The Creators of the Viral Cascatelli Pasta With a Months-Long Waitlist Just Launched Two New Shapes — And They’re Selling Fast!
Last year, Dan Pashman, the host of food podcast “The Sporkful,” worked with the New York-based pasta brand Sfoglini to achieve something remarkable: create an entirely new pasta shape. Dan and the people at Sfoglini spent three years researching, developing, and testing in order to come up with a shape that hadn’t been done before (not easy, considering how many pasta shapes there are) and was pleasant to eat. Now, just a year later, they’re releasing two more pasta shapes.
The shapes, quattrotini and vesuvio, are available on Sfoglini’s website and selling in limited quantities (you can buy two of their six-pack packages per order). Unlike last year’s shape, cascatelli, these shapes are not entirely new, although they’re likely only familiar to the most well-versed pasta lovers. Each six-pack costs about $33 and is shipped from upstate New York where Sfoglini makes all of their al dente delectables. Considering how quickly cascatelli flew off their shelves last year, we recommend grabbing these new shapes now before they sell out.
Quattrotini is based on an existing pasta shape that is more commonly known as cinque buchi, which roughly translates from Italian to mean “five holes,” referring to the five connected tubes. The original pasta is typically made only once a year in Sicily to celebrate a carnival, and Dan was so intrigued by its obscurity that he decided to make it more widely available. Dan also tweaked the shape a little by adding ridges all around the outside, which help oils and sauces better adhere.
The next shape, vesuvio, isn’t quite as rare as cinque buchi, but it’s not super well-known in the States. Named after Mount Vesuvius, the volcano that famously destroyed the Roman city of Pompeii after erupting in AD 79, this shape spirals upward to form a small point (that is much less dangerous and much more delicious than its mountainous namesake). Dan discovered this pasta while developing cascatelli and appreciated how its design lets sauces naturally run down the top and gather on the inside so you get plenty of sauce with every bite.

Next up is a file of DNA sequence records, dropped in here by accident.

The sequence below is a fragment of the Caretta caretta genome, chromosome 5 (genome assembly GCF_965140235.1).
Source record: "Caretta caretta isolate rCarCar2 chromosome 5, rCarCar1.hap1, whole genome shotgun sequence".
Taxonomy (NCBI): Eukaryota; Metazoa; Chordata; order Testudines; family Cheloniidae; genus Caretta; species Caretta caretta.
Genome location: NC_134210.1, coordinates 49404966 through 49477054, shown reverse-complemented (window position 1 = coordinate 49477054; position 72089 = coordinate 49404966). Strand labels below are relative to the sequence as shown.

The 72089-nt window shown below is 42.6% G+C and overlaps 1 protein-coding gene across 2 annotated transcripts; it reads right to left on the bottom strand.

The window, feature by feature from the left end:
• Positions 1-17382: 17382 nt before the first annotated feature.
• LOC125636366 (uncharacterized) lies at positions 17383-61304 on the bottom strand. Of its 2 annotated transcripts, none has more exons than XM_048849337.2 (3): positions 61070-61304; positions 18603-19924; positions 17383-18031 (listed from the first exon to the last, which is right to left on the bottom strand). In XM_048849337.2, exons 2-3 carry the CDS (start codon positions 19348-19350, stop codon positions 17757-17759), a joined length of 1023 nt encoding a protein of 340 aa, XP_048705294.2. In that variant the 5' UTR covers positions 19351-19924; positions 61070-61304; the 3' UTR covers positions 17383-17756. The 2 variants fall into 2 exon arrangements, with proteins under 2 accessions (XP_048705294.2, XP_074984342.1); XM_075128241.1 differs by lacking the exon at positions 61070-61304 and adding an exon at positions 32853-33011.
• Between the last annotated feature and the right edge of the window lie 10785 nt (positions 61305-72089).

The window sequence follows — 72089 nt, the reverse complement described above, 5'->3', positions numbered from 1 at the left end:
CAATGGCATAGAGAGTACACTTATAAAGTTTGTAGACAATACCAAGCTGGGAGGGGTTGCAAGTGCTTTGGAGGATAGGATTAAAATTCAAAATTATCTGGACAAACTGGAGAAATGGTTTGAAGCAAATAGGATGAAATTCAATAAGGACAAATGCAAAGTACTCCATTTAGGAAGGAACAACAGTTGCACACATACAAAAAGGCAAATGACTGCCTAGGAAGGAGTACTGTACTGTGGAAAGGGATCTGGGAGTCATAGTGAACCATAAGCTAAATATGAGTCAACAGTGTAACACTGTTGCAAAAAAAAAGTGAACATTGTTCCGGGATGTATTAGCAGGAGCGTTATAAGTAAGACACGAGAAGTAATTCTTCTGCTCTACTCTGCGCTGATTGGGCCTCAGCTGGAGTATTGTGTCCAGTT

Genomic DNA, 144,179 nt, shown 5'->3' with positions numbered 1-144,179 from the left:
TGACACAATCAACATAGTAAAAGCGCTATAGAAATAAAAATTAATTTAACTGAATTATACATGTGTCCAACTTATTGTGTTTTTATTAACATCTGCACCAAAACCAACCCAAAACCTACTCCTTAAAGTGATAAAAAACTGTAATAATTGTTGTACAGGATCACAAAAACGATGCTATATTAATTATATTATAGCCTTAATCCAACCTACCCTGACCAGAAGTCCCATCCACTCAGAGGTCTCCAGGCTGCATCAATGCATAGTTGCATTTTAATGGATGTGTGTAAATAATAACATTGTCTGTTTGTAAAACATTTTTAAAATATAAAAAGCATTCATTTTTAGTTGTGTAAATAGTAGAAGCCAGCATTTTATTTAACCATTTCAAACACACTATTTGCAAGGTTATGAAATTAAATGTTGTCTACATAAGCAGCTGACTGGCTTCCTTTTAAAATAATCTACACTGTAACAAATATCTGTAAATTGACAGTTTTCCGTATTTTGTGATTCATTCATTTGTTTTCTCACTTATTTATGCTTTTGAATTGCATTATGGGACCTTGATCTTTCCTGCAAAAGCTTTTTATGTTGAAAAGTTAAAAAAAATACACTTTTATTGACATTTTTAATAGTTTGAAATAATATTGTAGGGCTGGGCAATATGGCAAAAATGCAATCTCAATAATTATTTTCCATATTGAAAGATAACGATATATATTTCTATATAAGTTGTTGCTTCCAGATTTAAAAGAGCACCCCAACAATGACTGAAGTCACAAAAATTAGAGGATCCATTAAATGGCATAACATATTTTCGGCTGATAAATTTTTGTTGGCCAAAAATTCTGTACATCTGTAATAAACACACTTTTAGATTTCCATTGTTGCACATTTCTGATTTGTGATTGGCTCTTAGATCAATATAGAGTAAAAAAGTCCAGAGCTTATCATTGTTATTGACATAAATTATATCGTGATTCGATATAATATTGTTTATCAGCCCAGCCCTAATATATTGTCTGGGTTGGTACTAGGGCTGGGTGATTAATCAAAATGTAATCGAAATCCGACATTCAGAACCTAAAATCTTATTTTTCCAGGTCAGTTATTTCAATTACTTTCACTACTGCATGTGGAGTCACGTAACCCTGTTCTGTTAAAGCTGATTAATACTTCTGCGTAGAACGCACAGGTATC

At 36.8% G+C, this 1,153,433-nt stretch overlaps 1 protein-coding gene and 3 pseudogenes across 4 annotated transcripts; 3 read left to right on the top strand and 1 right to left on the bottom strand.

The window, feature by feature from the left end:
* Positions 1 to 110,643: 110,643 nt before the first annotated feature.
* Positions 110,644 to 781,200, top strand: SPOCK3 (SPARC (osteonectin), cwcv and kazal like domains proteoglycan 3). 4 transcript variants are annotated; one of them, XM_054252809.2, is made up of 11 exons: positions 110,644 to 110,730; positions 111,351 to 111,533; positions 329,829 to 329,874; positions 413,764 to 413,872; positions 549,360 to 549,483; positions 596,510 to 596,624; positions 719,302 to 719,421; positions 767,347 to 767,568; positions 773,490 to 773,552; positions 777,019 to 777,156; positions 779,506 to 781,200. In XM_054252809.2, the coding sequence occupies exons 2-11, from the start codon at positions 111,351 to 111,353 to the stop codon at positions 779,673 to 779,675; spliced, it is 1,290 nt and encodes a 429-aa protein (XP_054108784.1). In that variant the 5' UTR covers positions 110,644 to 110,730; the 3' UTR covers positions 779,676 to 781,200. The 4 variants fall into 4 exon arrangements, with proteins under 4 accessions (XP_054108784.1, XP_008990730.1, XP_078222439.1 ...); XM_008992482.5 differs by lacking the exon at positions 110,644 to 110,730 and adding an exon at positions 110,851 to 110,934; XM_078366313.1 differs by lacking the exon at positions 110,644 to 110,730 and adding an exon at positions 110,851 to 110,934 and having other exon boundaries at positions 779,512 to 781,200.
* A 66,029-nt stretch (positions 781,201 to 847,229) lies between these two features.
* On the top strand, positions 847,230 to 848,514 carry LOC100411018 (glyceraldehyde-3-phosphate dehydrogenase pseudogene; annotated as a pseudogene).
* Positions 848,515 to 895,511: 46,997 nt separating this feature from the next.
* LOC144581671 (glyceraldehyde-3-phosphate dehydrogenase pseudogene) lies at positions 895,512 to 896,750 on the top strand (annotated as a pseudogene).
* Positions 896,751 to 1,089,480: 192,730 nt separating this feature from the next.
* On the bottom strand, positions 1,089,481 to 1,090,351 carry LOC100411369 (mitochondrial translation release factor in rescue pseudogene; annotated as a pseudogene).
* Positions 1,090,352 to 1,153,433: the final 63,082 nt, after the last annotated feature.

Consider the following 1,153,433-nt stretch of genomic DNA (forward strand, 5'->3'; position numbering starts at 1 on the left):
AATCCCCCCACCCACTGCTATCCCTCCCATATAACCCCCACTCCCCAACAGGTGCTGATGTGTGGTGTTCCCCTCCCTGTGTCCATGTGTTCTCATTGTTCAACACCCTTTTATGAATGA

While Dan was traveling Italy to find more pasta varieties to bring to the States, he came up with three criteria to decide which ones were worth replicating here. They are: forkability (how easily you can get the pasta on your fork), sauceability (how well the pasta holds sauces), and toothsinkability (how satisfying the pasta is to bite into). Both quattrotini and vesuvio ranked highly in all three areas, and now you can enjoy them at home with your favorite tomato sauce, pesto, or simple butter and salt.
Try them both before they sell out. And, if you miss them, hopefully Dan and Sfoglini will find a way to get these enticing shapes into more stores the way they did by getting their cascatelli into Trader Joe’s. But, better to play it safe and grab them while you can!